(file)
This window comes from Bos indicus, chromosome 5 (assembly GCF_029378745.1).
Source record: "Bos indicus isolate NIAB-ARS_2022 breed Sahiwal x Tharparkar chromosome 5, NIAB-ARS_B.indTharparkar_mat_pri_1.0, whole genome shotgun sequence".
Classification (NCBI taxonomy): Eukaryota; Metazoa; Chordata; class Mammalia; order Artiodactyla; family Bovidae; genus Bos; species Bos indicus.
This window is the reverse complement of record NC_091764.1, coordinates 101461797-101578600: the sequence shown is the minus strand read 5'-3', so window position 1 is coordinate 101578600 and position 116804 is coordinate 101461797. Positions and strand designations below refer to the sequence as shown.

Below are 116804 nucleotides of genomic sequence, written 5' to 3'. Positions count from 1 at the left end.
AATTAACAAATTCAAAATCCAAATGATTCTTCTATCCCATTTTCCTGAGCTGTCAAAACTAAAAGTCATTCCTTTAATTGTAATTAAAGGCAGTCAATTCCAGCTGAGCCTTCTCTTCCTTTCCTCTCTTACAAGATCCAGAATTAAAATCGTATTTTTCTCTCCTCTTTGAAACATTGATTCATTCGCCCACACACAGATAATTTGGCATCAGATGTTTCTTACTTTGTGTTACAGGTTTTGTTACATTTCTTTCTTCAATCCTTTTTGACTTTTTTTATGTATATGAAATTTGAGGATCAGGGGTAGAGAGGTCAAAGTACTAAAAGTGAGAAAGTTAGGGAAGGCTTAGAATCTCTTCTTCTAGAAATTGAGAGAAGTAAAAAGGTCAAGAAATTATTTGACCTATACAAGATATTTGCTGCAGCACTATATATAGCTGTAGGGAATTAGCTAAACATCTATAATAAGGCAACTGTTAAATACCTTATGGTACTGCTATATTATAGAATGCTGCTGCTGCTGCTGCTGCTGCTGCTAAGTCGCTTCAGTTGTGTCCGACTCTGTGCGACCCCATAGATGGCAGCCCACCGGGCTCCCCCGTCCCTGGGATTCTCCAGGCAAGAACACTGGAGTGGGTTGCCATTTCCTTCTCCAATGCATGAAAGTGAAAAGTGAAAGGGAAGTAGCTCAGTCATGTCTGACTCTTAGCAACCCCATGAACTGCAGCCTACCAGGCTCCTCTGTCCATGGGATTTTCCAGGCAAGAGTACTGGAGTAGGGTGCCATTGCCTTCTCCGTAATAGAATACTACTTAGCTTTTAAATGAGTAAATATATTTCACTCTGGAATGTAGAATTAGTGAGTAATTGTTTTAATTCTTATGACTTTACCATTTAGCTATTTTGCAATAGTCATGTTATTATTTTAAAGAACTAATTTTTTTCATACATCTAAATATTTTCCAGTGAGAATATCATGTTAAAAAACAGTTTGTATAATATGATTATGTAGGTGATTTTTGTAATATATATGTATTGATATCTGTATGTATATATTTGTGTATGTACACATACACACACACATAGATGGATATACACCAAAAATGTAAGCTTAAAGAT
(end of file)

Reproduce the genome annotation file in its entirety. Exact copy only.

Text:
This window comes from Bos indicus, chromosome 5 (assembly GCF_029378745.1).
Source record: "Bos indicus isolate NIAB-ARS_2022 breed Sahiwal x Tharparkar chromosome 5, NIAB-ARS_B.indTharparkar_mat_pri_1.0, whole genome shotgun sequence".
Classification (NCBI taxonomy): Eukaryota; Metazoa; Chordata; class Mammalia; order Artiodactyla; family Bovidae; genus Bos; species Bos indicus.
This window is the reverse complement of record NC_091764.1, coordinates 101461797-101578600: the sequence shown is the minus strand read 5'-3', so window position 1 is coordinate 101578600 and position 116804 is coordinate 101461797. Positions and strand designations below refer to the sequence as shown.

Below are 116804 nucleotides of genomic sequence, written 5' to 3'. Positions count from 1 at the left end.
AATTAACAAATTCAAAATCCAAATGATTCTTCTATCCCATTTTCCTGAGCTGTCAAAACTAAAAGTCATTCCTTTAATTGTAATTAAAGGCAGTCAATTCCAGCTGAGCCTTCTCTTCCTTTCCTCTCTTACAAGATCCAGAATTAAAATCGTATTTTTCTCTCCTCTTTGAAACATTGATTCATTCGCCCACACACAGATAATTTGGCATCAGATGTTTCTTACTTTGTGTTACAGGTTTTGTTACATTTCTTTCTTCAATCCTTTTTGACTTTTTTTATGTATATGAAATTTGAGGATCAGGGGTAGAGAGGTCAAAGTACTAAAAGTGAGAAAGTTAGGGAAGGCTTAGAATCTCTTCTTCTAGAAATTGAGAGAAGTAAAAAGGTCAAGAAATTATTTGACCTATACAAGATATTTGCTGCAGCACTATATATAGCTGTAGGGAATTAGCTAAACATCTATAATAAGGCAACTGTTAAATACCTTATGGTACTGCTATATTATAGAATGCTGCTGCTGCTGCTGCTGCTGCTGCTAAGTCGCTTCAGTTGTGTCCGACTCTGTGCGACCCCATAGATGGCAGCCCACCGGGCTCCCCCGTCCCTGGGATTCTCCAGGCAAGAACACTGGAGTGGGTTGCCATTTCCTTCTCCAATGCATGAAAGTGAAAAGTGAAAGGGAAGTAGCTCAGTCATGTCTGACTCTTAGCAACCCCATGAACTGCAGCCTACCAGGCTCCTCTGTCCATGGGATTTTCCAGGCAAGAGTACTGGAGTAGGGTGCCATTGCCTTCTCCGTAATAGAATACTACTTAGCTTTTAAATGAGTAAATATATTTCACTCTGGAATGTAGAATTAGTGAGTAATTGTTTTAATTCTTATGACTTTACCATTTAGCTATTTTGCAATAGTCATGTTATTATTTTAAAGAACTAATTTTTTTCATACATCTAAATATTTTCCAGTGAGAATATCATGTTAAAAAACAGTTTGTATAATATGATTATGTAGGTGATTTTTGTAATATATATGTATTGATATCTGTATGTATATATTTGTGTATGTACACATACACACACACATAGATGGATATACACCAAAAATGTAAGCTTAAAGAT